By Audrey McAvoy
The federal government plans to spend several million dollars restoring a historic seaplane hangar that played a key role in the Battle of Midway during World War II.
The U.S. Fish and Wildlife Service, which runs a nature reserve at the remote atoll of Midway 1,300 miles northwest of Honolulu, announced the plan yesterday on the 68th anniversary of the battle.
"This is an iconic symbol of the Battle of Midway," said Barbara Maxfield, a Fish and Wildlife Service spokeswoman. "We have an obligation to those veterans and their families ... to save what we can."
The battle took place seven months after Japan's Dec. 7, 1941, attack on Pearl Harbor. U.S. naval forces crushed a Japanese attempt to seize the strategic island, marking a turning point in the war against Japan.
A Japanese victory would have made Hawai'i and even the U.S. West Coast vulnerable to attack. Instead, the U.S. sank four Japanese aircraft carriers.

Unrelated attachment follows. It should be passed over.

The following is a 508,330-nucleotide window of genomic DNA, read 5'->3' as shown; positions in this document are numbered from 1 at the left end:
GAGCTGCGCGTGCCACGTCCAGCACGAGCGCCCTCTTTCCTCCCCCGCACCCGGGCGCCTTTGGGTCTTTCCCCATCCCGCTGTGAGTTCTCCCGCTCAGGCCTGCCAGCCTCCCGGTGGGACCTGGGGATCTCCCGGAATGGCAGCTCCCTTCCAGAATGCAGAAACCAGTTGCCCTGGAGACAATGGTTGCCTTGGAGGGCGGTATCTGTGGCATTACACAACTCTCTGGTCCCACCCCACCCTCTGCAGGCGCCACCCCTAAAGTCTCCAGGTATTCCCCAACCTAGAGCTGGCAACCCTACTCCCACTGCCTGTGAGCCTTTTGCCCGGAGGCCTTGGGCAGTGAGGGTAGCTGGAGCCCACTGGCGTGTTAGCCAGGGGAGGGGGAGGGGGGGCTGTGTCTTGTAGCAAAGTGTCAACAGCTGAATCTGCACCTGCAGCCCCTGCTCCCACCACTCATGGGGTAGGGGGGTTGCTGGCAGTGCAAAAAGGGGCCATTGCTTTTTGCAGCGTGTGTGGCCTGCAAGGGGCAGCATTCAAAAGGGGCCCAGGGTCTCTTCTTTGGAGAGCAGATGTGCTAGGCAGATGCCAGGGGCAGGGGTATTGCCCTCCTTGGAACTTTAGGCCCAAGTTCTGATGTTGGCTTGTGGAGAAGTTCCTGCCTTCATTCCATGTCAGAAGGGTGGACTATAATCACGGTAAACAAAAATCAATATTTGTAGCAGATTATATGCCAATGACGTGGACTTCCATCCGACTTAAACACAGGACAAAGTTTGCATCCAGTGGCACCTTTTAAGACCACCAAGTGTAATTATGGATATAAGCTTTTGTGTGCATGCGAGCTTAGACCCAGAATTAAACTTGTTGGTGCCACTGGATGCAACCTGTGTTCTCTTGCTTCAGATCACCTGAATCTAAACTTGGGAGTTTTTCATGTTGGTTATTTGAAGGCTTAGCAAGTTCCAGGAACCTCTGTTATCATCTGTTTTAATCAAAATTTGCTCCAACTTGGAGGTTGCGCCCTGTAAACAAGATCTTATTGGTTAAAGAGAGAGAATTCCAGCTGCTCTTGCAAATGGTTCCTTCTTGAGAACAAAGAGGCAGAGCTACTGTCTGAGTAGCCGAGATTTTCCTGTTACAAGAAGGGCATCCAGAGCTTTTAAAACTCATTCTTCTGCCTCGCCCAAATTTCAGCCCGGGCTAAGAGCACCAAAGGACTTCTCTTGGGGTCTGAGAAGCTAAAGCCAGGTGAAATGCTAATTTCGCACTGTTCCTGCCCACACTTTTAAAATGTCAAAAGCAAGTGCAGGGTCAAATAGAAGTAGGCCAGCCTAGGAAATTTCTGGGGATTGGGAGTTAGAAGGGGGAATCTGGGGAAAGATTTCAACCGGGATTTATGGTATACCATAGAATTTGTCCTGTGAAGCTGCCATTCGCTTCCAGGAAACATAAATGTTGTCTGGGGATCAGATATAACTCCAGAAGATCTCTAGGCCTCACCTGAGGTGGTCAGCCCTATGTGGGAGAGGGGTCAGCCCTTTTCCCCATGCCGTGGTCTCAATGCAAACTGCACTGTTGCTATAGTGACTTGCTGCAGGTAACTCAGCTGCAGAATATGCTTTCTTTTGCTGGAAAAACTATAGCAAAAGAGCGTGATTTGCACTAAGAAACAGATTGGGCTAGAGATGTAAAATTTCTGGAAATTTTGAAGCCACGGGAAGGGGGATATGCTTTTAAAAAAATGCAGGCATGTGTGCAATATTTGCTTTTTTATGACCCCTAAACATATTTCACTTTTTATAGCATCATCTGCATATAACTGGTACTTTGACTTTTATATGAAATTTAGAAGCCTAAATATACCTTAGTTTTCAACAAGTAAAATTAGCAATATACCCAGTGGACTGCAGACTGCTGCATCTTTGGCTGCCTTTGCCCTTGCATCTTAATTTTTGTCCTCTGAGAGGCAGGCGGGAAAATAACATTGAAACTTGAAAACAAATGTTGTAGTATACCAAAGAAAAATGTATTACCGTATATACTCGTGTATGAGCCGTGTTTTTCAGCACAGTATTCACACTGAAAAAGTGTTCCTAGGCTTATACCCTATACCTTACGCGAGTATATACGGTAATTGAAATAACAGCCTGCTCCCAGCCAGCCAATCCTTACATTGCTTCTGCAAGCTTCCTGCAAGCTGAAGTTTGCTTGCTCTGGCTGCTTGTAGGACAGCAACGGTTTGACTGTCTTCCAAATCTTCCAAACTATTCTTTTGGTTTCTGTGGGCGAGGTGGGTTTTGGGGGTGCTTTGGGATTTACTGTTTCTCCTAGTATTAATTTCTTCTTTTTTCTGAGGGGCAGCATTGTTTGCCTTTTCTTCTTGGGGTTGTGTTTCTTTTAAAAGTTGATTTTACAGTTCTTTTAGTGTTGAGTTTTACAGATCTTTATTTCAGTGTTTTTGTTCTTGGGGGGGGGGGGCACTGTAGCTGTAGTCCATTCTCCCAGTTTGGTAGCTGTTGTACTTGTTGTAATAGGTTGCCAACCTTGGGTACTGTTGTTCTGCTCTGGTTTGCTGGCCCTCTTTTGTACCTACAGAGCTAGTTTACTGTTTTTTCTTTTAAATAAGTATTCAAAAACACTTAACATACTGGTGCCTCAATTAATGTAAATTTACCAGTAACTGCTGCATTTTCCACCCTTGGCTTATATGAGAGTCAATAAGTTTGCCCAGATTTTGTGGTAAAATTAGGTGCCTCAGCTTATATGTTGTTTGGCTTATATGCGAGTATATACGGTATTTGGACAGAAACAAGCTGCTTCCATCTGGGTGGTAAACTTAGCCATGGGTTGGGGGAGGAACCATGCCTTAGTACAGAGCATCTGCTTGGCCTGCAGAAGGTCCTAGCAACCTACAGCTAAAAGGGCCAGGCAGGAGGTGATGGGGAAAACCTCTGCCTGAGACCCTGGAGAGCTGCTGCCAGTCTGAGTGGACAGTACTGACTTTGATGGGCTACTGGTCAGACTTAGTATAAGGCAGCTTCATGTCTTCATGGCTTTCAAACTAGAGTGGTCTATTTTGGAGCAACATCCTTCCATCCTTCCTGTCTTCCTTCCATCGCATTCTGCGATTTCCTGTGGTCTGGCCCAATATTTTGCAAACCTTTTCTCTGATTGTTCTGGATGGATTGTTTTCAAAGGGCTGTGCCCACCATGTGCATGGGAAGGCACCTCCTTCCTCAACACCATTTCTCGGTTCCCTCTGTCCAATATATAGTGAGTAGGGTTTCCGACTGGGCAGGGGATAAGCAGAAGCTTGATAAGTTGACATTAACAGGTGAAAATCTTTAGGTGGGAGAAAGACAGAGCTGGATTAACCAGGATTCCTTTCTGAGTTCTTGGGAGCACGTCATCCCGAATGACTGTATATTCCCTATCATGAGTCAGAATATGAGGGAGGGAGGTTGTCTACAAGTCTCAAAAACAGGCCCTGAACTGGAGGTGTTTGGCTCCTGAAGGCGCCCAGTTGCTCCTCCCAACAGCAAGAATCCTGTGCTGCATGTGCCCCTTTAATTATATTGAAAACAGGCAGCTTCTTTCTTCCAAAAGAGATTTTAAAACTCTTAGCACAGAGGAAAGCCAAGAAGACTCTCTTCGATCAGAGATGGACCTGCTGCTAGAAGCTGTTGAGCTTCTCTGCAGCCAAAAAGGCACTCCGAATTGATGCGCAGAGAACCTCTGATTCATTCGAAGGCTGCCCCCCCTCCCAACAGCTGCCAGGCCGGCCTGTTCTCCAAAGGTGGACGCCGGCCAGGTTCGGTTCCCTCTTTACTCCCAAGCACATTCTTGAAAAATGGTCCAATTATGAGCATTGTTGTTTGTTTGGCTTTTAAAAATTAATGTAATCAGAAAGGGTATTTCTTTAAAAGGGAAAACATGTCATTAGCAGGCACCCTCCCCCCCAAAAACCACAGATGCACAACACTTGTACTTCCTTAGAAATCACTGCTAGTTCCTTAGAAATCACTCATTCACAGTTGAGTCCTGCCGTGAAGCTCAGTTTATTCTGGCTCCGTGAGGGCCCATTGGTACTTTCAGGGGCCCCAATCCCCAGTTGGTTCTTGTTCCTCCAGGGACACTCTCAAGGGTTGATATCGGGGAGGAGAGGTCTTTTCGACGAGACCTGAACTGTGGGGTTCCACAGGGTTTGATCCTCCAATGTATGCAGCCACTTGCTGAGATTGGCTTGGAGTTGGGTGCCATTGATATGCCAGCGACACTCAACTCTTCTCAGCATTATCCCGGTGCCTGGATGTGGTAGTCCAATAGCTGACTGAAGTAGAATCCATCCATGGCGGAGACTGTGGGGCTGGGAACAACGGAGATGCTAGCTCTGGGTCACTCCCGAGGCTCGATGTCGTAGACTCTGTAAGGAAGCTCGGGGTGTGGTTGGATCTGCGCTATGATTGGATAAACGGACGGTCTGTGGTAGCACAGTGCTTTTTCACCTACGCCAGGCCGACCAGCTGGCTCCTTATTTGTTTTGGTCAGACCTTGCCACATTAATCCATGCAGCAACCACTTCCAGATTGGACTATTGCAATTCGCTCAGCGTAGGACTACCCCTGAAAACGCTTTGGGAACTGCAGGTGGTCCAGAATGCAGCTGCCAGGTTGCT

The hangar housed amphibious planes that spotted Japanese ships nearing Midway during a scouting patrol mission before the battle. This helped the U.S. prepare for the Japanese navy's arrival.
The hangar was hit twice during the war, once on the night of the Pearl Harbor attack and then again during the June 1942 battle.
The Fish and Wildlife Service uses the hangar today to store construction materials, large vehicles and cranes it uses to offload vessels.
The building is missing windows and its roof has holes, allowing rain and saltwater to leak inside.
The agency says it needs to make the roof watertight and remove some hangar doors so a wall can be stabilized. It also must remove asbestos and lead paint.
"The time is now for this structure or we may lose it," Maxfield said.
The agency expects to complete a detailed restoration plan this year, while the repair work itself is due to start next year.
Maxfield said the agency isn't sure exactly how much the restoration will cost, but estimates the total will be several million dollars.